Trump plans to nominate Mark Esper, a format combat veteran and lobbyist, as Pentagon boss

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US Army Secretary Mark Esper announces that Austin, Texas, will be the new headquarters for the Army Futures Command during a news conference at the Pentagon on July 13, 2018.

He was a former classmate of Secretary of State Mike Pompeo.

President Donald Trump is expected to name Mark Esper as his next defense secretary, according to a person familiar with the decision.

Esper is already set to become the acting defense secretary on Sunday after Trump’s original pick for the permanent role, Patrick Shanahan, decided not to seek confirmation due to a sensitive family matter. That opened the door for Esper, currently the Army’s civilian chief, to become the Pentagon’s third leader in six months and to potentially receive the official nomination in the coming days.

Trump’s decision to nominate Esper was first reported by other outlets.

Esper’s background may concern some people. Although he served as an Army infantryman — likely giving him a good understanding of everyday soldiering — he later worked as a Raytheon lobbyist for seven years before joining the Pentagon in 2017. That’s potentially problematic as the defense secretary has immense sway over which weapons the Pentagon buys. He may have to recuse himself from any decision related to Raytheon — a major defense firm — vying for contracts.

What’s more, the Trump administration is in the middle of a massive diplomatic spat with Turkey over its decision to buy and use Russian-made missiles instead of Raytheon-made ones. Esper may have to recuse himself from those discussions because of his previous employment.

But that clearly doesn’t concern the administration, and there may be a few reasons.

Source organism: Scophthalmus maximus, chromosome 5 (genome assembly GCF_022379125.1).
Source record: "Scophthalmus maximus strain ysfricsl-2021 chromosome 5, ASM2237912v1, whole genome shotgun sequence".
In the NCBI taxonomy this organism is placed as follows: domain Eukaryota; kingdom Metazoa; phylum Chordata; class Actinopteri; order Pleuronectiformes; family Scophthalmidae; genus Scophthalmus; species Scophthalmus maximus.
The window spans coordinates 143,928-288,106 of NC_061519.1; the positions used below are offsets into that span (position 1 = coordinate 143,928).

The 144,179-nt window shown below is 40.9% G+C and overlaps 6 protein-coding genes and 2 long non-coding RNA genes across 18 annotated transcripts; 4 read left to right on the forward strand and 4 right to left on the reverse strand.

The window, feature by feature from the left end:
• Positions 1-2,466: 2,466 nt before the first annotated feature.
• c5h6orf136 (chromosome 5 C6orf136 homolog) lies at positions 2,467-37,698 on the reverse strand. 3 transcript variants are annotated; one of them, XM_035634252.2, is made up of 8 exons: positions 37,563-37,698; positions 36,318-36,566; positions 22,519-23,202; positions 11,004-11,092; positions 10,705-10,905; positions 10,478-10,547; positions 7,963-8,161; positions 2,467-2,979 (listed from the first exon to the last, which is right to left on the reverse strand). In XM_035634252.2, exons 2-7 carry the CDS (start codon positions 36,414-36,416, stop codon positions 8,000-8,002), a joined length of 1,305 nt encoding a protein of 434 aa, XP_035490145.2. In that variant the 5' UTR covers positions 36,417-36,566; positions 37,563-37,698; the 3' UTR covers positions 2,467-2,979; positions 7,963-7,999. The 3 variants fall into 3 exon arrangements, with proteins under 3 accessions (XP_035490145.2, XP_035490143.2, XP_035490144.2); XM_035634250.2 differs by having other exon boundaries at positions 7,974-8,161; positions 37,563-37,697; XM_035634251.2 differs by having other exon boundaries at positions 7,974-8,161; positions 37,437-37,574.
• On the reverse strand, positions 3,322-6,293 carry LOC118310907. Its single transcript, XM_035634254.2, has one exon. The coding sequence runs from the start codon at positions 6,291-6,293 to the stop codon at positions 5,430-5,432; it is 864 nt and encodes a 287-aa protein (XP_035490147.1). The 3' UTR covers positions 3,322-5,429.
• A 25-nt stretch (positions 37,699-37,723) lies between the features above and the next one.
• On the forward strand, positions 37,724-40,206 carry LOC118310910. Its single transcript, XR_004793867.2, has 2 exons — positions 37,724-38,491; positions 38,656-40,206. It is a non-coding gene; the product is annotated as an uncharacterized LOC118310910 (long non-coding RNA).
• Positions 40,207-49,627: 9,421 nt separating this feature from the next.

First, he was a former classmate of Secretary of State Mike Pompeo’s at West Point, class of 1986, and Pompeo and Esper reportedly have a friendly relationship. That gives the secretary a likely ally in deliberations on foreign policy against National Security Adviser John Bolton.

Second, Esper has long pushed for the US to take a hardline stance against China. “We may be a little bit late — we are late — coming to the recognition that we are in a strategic competition with China,” he told Reuters in April.

“The issue of China, competition with China, China’s capabilities, is not a new one to me,” said the former combat veteran who served in the first Gulf War. “That is both the foundation and the shaping of my views on these various issues, because I’ve watched this evolution for 20 years now.”

That means Trump may have a like-minded person in the Pentagon when it comes to confronting China, although the president has not shown any appetite for a military fight with that country.

Finally, Esper has said he thinks the US has lost its military edge compared to Russia and China. “Today, Russia and China are aggressively developing formations and capabilities and weapons systems that deny us that long-held advantage,” he said in a speech at the Atlantic Council think tank last May. Esper may therefore advocate for a robust defense budget, which vibes with Trump’s inclination to make the US military as strong as possible.

The challenge for Esper — as it was for former Defense Secretary James Mattis and Shanahan — will be speaking truth to power (Trump) and advocating for the Pentagon despite the White House’s whims. So although Esper has combat experience, his toughest battles could still be ahead of him.

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